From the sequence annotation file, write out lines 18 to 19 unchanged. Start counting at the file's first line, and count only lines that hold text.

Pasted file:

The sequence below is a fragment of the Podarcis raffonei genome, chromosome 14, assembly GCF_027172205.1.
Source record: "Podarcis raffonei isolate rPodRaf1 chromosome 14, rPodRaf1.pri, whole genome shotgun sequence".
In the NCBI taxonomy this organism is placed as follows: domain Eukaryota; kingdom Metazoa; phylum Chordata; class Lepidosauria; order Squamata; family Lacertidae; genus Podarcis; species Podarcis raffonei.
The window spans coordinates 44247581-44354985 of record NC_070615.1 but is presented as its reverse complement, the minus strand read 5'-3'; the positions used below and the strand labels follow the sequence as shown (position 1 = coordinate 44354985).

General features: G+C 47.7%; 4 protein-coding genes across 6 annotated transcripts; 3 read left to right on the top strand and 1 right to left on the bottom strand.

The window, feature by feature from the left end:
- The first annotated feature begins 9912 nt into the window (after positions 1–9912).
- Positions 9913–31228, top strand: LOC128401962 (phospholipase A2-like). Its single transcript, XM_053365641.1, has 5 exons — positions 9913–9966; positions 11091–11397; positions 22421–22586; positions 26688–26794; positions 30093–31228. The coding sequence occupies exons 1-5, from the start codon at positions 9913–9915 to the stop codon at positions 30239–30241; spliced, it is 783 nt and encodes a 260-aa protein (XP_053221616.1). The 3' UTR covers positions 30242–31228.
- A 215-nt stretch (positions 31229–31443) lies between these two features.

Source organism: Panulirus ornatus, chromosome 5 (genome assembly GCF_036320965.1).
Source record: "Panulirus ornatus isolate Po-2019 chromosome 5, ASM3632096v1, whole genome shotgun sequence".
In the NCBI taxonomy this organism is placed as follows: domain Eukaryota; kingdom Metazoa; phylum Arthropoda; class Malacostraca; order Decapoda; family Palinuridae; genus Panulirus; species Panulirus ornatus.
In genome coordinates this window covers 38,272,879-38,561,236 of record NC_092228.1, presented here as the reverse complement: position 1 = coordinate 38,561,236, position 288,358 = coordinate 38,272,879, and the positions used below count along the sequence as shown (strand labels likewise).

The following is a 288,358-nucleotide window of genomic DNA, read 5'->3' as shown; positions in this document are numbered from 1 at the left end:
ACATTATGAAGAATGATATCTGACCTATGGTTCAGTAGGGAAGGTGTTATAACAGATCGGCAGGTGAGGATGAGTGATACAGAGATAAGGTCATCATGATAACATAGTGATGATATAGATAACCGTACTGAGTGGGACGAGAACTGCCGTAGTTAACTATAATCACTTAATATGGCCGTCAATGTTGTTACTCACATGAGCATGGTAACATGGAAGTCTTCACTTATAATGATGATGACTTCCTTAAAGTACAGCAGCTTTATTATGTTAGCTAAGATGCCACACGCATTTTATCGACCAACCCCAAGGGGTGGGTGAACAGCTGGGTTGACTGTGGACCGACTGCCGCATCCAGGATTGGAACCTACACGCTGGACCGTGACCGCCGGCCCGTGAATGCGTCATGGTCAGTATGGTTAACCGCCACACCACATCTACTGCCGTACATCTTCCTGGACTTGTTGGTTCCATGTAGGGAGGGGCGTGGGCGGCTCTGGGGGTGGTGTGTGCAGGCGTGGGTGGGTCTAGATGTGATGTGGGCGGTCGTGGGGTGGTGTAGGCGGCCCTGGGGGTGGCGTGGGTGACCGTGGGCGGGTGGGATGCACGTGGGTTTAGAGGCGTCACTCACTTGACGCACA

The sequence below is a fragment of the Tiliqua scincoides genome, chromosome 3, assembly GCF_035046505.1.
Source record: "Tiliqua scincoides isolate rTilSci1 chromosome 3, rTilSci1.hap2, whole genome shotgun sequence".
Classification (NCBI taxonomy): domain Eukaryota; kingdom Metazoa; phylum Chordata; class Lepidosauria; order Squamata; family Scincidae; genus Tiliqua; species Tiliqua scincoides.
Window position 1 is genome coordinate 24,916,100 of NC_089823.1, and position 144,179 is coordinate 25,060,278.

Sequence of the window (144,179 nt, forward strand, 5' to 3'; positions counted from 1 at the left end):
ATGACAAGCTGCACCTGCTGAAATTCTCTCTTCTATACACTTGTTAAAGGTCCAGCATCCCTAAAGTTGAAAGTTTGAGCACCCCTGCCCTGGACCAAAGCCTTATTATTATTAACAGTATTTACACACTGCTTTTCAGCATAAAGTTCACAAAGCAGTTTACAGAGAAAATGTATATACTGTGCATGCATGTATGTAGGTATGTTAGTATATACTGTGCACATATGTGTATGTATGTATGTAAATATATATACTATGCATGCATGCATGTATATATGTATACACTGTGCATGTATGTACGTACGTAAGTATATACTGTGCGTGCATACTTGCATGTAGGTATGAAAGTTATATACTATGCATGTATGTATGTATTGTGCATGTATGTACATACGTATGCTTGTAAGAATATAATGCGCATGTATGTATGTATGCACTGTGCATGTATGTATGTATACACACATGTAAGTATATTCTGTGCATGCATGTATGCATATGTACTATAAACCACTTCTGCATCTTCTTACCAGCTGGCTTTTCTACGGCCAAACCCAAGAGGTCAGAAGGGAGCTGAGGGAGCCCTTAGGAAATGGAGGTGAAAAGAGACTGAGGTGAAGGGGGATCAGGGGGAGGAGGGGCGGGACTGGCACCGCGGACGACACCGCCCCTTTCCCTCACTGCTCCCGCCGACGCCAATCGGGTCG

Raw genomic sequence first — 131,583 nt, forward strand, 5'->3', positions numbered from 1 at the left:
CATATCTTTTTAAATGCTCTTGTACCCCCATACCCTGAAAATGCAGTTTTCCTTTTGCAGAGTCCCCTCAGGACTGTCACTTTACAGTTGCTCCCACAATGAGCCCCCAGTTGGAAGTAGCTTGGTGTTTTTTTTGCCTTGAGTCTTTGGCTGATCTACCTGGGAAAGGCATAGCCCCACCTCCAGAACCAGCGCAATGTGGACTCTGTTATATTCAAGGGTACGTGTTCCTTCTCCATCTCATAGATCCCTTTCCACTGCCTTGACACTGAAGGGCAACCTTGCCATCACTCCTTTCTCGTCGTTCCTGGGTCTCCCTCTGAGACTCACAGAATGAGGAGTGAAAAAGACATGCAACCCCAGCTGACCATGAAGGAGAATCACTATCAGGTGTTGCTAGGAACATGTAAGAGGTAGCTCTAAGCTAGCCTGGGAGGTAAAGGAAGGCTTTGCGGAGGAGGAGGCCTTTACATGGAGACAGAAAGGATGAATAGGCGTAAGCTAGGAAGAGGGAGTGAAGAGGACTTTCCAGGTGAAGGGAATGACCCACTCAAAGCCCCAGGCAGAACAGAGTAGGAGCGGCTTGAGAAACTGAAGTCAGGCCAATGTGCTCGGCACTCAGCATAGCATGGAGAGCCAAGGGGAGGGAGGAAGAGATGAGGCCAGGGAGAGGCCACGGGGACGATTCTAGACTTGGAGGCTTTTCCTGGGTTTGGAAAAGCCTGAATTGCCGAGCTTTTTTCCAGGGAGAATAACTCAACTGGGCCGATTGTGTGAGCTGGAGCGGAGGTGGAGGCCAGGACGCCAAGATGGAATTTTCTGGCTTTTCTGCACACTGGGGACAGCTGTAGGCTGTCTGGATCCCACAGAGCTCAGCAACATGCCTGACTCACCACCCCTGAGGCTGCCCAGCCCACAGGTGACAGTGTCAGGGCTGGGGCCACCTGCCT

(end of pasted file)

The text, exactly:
Classification (NCBI taxonomy): domain Eukaryota; kingdom Metazoa; phylum Chordata; class Lepidosauria; order Squamata; family Scincidae; genus Tiliqua; species Tiliqua scincoides.
Window position 1 is genome coordinate 24,916,100 of NC_089823.1, and position 144,179 is coordinate 25,060,278.